Andrew Gailey has taught history at Eton College since 1981 and was a housemaster from 1993 to 2006. Since then he has been elected Vice-Provost and a Fellow of the College. A graduate of St Andrews and the University of Cambridge, he is the author of numerous studies of Anglo-Irish relations in the nineteenth and twentieth centuries and has a particular research interest in constructive unionism.
Luke Gamble graduated from Bristol University in 1999 as a vet and then went on to Cambridge to specialise in large animal medicine and surgery. Although primarily based in his New Forest practice, Pilgrims, his extra curricular work with the Worldwide Veterinary Service charity `which he founded in 2003` takes him much further afield and was the subject of two TV series on Sky 1. He also runs an emergency service for animals in Dorset and a pet travel company. Luke is a black belt in karate, has run 152 miles across the Sahara to raise money for his charity `and to impress his wife` and in 2010 was awarded the JA Wight `James Herriot` Award by the British Small Animal Veterinary Association for outstanding contributions to the welfare of companion animals. Luke is married `to a vet` and lives in New Forest with his three children, Angel the ridgeback and a bossy rescue cat called Charlie. The Vet: my wild and wonderful friends was his first book, which he followed-up with The Vet: the big wild world. Learn more about Luke and his charities by visiting his websites, www.lukegamble.com and www.wvs.org.uk, and follow him on Twitter at https://twitter.com/LukeGamble.
Stephen Games writes about architecture and language. He was educated at Magdalene College, Cambridge, made documentaries for BBC Radio 3 and has worked for the Independent, the Guardian, the Los Angeles Times, and was deputy editor of the RIBA Journal. In 2002, he edited the radio talks of Nikolaus Pevsner. He has edited several collections of John Betjeman's work including TRAINS AND BUTTERED TOAST, TENNIS WHITES AND TEACAKES and BETJEMAN'S ENGLAND.
Edgar award winner Meg Gardiner previously practised law in Los Angeles and taught at the University of California. She lives with her family near London. To find out more about her novels, visit Meg's website at www.meggardiner.com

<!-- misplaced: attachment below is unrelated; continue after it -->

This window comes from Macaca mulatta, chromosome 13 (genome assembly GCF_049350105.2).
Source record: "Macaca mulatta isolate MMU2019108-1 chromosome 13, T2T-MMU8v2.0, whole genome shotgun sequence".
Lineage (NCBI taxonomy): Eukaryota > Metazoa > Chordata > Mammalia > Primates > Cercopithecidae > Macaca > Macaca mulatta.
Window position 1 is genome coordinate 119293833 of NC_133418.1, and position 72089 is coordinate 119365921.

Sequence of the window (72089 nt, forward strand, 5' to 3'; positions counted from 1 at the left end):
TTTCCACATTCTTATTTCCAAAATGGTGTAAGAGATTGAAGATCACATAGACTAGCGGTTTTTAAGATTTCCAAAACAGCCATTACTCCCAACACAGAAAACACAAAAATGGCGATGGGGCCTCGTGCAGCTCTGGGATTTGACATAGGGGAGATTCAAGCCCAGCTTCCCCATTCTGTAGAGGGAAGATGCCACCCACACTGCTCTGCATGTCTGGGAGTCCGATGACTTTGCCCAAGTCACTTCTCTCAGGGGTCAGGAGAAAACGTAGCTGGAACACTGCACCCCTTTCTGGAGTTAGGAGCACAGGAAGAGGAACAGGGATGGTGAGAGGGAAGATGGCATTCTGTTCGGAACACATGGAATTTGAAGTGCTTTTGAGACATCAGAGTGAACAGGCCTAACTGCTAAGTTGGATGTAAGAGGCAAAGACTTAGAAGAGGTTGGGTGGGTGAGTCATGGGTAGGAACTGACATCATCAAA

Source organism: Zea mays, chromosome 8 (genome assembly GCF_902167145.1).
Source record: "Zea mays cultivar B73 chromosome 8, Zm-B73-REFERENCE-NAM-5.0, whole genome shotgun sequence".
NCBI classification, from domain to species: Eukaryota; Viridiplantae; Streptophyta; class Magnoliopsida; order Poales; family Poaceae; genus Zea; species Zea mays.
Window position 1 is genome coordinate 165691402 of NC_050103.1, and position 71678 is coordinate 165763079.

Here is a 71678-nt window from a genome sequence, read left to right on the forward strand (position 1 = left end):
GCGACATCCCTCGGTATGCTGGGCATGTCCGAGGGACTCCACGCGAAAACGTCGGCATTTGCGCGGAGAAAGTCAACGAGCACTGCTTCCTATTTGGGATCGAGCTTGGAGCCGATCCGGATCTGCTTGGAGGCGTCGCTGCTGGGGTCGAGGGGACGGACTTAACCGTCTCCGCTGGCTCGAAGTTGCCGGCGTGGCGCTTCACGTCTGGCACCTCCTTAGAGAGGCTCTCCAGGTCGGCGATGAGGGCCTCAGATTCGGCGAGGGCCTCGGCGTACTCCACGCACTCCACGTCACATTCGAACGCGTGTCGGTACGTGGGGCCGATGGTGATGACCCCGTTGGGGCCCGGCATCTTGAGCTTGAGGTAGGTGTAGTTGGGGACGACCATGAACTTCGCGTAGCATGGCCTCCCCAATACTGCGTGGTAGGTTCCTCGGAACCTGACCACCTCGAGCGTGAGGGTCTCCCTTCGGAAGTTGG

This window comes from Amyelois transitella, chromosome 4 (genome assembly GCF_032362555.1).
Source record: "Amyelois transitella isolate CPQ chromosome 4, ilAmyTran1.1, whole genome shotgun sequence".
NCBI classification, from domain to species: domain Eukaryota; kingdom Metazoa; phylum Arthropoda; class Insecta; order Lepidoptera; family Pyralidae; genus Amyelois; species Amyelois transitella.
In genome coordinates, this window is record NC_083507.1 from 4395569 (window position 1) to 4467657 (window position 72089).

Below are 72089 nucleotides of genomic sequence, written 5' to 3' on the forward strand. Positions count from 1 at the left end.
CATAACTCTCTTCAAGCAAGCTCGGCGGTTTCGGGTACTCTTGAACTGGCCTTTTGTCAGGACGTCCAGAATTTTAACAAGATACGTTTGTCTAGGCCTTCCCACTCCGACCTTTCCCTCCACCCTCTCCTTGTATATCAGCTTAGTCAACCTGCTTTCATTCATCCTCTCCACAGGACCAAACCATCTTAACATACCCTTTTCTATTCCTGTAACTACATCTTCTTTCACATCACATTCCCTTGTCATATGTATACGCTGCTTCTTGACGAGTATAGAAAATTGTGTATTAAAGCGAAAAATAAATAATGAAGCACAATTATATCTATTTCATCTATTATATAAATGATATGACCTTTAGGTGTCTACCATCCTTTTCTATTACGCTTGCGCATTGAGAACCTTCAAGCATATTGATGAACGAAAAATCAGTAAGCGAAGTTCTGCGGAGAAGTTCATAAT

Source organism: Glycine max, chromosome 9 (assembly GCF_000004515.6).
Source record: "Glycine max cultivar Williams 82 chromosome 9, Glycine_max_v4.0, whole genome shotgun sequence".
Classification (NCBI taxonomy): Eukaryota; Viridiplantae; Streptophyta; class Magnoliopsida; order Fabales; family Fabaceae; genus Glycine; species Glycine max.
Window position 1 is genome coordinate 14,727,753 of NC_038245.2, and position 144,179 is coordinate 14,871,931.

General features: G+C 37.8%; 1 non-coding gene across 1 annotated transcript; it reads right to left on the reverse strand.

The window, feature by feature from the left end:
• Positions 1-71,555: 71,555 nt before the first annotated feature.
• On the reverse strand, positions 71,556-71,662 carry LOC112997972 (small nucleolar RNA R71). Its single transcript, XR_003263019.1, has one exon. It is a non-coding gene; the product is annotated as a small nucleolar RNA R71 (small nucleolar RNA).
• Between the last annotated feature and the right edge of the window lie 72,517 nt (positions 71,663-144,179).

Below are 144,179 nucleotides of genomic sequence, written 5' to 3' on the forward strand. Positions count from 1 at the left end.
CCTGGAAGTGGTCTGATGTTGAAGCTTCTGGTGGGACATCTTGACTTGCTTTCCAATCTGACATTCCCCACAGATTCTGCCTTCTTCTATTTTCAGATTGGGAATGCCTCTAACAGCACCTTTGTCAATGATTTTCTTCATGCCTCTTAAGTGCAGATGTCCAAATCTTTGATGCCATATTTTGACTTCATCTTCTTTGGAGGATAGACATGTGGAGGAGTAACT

John Gardner was educated in Berkshire and at St John's College, Cambridge. He has had many fascinating occupations and was, variously, a Royal Marine officer, a stage magician, theatre critic, reviewer and journalist. As well as his James Bond novels, Gardner's other fiction includes the acclaimed Herbie Kruger novels.
Nuala Gardner is a nurse and midwife. She and her husband Jamie have two children, Dale and Amy, both of whom have autism. Dale is 18 and planning a career working with children with autism.
The Gentle Author
"In the midst of life I woke to find myself living in an old house beside Brick Lane in the East End of London". Little is known of the enigmatic gentle author but every reader knows the gentle author is their intimate confidante and friend who reveals the candid stories of the remarkable people to be found in Spitalfields.
Elizabeth George is the author of highly acclaimed novels of psychological suspense. She won the Anthony and Agatha Best First Novel awards in America and received the Grand Prix de Littérature Policière in France. In 1990 she was awarded the prestigious German prize for international mystery fiction, the MIMI. Her novels have now been adapted for television by the BBC. An Edgar and Macavity Nominee as well as a New York Times and international bestselling author, Elizabeth George lives on Whidbey Island in the state of Washington. She keeps a website at www.elizabethgeorgeonline.com
Christopher George has worked as a teacher, lawyer and travel writer. He was educated at Oxford and now lives in Bristol with his wife and children.